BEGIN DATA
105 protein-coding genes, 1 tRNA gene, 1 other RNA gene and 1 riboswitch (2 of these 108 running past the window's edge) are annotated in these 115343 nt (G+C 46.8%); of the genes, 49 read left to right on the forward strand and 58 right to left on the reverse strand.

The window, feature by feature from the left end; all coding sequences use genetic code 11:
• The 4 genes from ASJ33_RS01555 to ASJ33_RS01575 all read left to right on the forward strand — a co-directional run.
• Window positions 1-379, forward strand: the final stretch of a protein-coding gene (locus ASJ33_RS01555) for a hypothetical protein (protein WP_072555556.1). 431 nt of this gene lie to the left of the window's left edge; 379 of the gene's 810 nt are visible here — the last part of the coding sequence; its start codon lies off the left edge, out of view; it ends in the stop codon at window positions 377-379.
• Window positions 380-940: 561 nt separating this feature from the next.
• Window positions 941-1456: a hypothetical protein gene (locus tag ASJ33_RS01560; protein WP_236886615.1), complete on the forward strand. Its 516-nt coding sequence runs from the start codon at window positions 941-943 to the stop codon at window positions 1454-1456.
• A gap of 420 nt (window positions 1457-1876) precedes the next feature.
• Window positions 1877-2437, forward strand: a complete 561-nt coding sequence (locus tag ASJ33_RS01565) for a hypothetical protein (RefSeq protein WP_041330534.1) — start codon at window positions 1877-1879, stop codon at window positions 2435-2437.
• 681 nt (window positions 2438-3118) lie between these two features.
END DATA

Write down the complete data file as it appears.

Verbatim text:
105 protein-coding genes, 1 tRNA gene, 1 other RNA gene and 1 riboswitch (2 of these 108 running past the window's edge) are annotated in these 115343 nt (G+C 46.8%); of the genes, 49 read left to right on the forward strand and 58 right to left on the reverse strand.

The window, feature by feature from the left end; all coding sequences use genetic code 11:
• The 4 genes from ASJ33_RS01555 to ASJ33_RS01575 all read left to right on the forward strand — a co-directional run.
• Window positions 1-379, forward strand: the final stretch of a protein-coding gene (locus ASJ33_RS01555) for a hypothetical protein (protein WP_072555556.1). 431 nt of this gene lie to the left of the window's left edge; 379 of the gene's 810 nt are visible here — the last part of the coding sequence; its start codon lies off the left edge, out of view; it ends in the stop codon at window positions 377-379.
• Window positions 380-940: 561 nt separating this feature from the next.
• Window positions 941-1456: a hypothetical protein gene (locus tag ASJ33_RS01560; protein WP_236886615.1), complete on the forward strand. Its 516-nt coding sequence runs from the start codon at window positions 941-943 to the stop codon at window positions 1454-1456.
• A gap of 420 nt (window positions 1457-1876) precedes the next feature.
• Window positions 1877-2437, forward strand: a complete 561-nt coding sequence (locus tag ASJ33_RS01565) for a hypothetical protein (RefSeq protein WP_041330534.1) — start codon at window positions 1877-1879, stop codon at window positions 2435-2437.
• 681 nt (window positions 2438-3118) lie between these two features.